Monthly Archives: February 2014

Fear No Poetry

Don’t be afraid of how I sound, the ancient chants are here inside the poems.

–Yeats on reading his poems aloud

A Catskill Eagle in the Soul

There is a wisdom that is woe; but there is a woe that is madness. And there is a Catskill eagle in some souls that can alike dive down into the blackest gorges, and soar out of them again and become invisible in the sunny spaces.

–Herman Melville, Moby Dick

A Writer’s Job

“Each word has an interior life. Your job is to caretake the interior life of words and language through your selection and arrangement of them in stories.”

–a Japanese storyteller

We Are Free People

“We are free people and free people feel no fear.”

–a member of the punk band Pussy Riot detained in Sochi today for criticizing Putin

Today’s Poem by Pushkin, Translated by Nabokov

A lone sower of liberty, I came out too early, before the morning star.


My time, my labors, my best thoughts were merely lost.

Keep to your pastures, peaceful nations, what is the gift of liberty to sheep. To be slaughtered or shorn, that is what they are for, their inheritance throughout the ages is a yoke with bells and a goad.

-Aleksandr Pushkin


Planxty Edward Snowden

Hand assembling a stadium-sized puzzle
of interlocking data boulders:
these malware bot modules
go over there in the zettabyte
server farm racks.

Looking up from the pens
beneath the Coliseum,
lions and cheetahs
with sharpened fangs
and jeweled collars
lick us affectionately.

Look, a new David,
has thrown open
the outer gates!
Caesar’s grin freezes.

Today’s Guest Poet — Dan Brook

Dan Brook sent over this gentle poem– his fine tribute to labor and liberation. I am happy to publish it on the Little Planet Daily.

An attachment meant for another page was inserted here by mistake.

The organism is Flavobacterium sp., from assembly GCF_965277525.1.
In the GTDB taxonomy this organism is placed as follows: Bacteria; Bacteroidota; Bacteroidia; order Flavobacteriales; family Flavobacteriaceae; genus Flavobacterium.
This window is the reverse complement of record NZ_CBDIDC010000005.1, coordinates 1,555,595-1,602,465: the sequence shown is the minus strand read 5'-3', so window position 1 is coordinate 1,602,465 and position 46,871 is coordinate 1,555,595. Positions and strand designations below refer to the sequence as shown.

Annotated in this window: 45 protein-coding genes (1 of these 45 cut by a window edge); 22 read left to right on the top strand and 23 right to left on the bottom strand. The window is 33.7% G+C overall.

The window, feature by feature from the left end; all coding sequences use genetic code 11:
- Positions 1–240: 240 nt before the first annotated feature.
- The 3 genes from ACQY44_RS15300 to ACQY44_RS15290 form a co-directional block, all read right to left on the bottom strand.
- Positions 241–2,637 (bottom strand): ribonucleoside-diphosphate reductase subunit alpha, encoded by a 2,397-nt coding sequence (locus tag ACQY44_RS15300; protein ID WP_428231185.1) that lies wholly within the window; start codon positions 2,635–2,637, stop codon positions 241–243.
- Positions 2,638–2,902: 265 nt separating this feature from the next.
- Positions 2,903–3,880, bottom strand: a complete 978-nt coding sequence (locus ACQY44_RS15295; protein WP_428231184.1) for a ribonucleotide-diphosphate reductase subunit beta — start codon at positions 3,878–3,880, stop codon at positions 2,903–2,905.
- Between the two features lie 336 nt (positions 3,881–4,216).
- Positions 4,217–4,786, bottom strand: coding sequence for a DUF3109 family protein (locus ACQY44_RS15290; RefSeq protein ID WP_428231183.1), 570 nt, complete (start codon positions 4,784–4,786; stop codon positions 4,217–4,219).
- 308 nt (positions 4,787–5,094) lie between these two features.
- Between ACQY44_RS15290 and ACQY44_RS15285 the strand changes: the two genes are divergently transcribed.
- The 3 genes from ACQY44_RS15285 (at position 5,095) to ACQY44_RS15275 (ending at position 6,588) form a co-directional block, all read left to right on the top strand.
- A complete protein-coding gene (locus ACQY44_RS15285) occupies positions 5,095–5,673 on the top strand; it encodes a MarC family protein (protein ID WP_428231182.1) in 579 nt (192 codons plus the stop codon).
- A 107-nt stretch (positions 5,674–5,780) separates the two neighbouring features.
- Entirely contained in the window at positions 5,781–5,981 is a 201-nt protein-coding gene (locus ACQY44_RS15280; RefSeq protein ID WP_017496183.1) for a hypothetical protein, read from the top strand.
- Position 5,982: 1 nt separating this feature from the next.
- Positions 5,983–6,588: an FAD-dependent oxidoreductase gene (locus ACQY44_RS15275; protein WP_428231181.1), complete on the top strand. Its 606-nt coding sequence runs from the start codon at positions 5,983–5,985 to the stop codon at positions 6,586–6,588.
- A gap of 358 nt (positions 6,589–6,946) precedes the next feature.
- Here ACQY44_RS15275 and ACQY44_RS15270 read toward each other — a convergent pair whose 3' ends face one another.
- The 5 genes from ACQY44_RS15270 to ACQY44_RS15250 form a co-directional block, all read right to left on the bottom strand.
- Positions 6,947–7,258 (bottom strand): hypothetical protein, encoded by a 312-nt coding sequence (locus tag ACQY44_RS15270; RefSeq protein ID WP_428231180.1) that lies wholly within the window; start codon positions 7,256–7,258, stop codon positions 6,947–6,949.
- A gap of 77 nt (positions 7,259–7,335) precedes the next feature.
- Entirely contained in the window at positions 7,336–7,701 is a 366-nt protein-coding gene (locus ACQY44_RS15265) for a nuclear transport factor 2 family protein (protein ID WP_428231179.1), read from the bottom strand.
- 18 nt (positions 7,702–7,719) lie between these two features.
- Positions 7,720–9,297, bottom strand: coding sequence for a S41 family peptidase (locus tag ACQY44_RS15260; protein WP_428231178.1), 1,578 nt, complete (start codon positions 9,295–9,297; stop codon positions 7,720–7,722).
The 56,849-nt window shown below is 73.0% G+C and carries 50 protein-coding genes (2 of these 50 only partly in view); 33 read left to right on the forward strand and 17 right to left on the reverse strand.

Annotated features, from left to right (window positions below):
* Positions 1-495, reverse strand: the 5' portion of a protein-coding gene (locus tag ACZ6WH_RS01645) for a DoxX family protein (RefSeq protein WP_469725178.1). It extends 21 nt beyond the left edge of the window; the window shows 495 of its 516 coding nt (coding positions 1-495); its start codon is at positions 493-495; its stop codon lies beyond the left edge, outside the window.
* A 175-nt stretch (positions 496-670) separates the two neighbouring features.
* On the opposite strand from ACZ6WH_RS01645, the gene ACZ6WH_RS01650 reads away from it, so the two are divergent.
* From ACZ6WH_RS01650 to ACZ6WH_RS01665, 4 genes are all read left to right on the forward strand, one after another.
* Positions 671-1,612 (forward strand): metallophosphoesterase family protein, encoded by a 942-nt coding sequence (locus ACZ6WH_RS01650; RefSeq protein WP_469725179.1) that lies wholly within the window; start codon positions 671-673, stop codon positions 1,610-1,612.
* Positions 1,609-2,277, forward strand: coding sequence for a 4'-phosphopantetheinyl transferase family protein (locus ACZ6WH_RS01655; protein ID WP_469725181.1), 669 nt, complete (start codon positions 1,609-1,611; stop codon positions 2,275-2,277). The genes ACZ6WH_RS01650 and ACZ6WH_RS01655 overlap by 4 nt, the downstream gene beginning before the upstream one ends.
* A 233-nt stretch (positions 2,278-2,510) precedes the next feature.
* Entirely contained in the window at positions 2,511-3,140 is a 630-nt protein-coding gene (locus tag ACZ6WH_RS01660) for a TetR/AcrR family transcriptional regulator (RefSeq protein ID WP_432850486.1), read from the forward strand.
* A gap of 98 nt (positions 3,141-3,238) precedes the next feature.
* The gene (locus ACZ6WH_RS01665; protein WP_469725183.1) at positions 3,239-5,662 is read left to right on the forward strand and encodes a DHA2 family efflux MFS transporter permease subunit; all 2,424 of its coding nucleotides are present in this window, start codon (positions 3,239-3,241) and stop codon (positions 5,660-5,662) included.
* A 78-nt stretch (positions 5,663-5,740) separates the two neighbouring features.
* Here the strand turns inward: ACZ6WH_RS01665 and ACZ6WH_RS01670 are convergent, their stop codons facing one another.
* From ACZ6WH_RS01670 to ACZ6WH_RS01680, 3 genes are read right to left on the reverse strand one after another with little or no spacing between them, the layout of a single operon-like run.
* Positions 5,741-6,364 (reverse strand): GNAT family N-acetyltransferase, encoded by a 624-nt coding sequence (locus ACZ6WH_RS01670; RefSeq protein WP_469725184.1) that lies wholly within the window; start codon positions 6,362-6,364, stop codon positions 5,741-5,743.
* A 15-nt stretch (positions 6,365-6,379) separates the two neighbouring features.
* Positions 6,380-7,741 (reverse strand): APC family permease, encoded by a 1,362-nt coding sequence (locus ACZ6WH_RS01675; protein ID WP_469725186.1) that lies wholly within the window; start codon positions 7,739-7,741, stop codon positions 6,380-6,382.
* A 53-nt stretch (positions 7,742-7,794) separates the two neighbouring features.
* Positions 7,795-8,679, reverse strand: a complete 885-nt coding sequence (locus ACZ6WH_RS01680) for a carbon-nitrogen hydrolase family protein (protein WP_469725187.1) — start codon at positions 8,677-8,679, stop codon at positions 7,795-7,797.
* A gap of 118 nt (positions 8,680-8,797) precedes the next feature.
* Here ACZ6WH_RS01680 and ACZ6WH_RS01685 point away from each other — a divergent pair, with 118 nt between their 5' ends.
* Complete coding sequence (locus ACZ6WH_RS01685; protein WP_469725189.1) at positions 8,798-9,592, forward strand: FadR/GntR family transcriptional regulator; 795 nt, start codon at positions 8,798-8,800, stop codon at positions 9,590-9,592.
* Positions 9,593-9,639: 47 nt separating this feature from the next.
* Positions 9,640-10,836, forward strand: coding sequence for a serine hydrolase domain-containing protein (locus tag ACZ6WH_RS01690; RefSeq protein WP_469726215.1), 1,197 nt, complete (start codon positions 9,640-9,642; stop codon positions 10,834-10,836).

Yours in art and labor,


Kibbutz Sa’ar

hot, remote
yet welcoming
a shared bubble
proud of itself
deservedly so
working in the mornings
out in the fields
or washing dishes,
doing laundry,
in the factory
resting in the afternoons
after lunch together
reading books
taking naps
writing poems
reveling in the evenings
playing games
playing music
dancing around
we shared everything
with communal kindness
one day
only one day
I worked with the chickens
stealing their eggs
(I’m sorry)
that day
I became vegetarian
I preferred
the oregano fields
I can still smell
the loveliness
of collective labor
and cooperative living
of alternative space
and utopian visions
within the confines
of this little commune
I sensed my freedom
I tasted our liberation

Planxty Wallace Stevens

Dense, viscous,
thicker than reason
(or “libry paste”
as my father used to say.)

Try to dive in
and he’s elusive
going all mystic disputation
in the tumult of integrations on you

until the insurance executive
who won a Pulitzer for poetry
decides to leave you an alleyway
to duck into.

Winding through
his staccato streets
narrowed by lime shuttered houses,

past his glass aswarm with things
backlit just enough
to glimpse his
green fan printed with red willow,

leading to the poolroom
where he sits playing cards
waiting for you to show up
and take him precisely at his word.

After the Motorcycle Accident

back aches
in a torn blue line
of furnaces

Today’s Apocopated Rhyme Poem

The Lone Pilgrim
(adapted from a traditional shapenote hymn)

I came to the place
Where they laid the lone pilgrim
In the shade by a tree on the hill

When in a low voice
I heard something murmur
How sweetly life passed in a blur

It was a great pride
And a passion consuming
Compelled me far from my home

On Jerusalem’s road
I did meet the contagion
And so I fell from life’s stage

Go and tell my companions
In sorrow most grievous
Be grateful, do not to weep for me

The same hand that lead me
Through seas wild and foaming
Has kindly assisted me home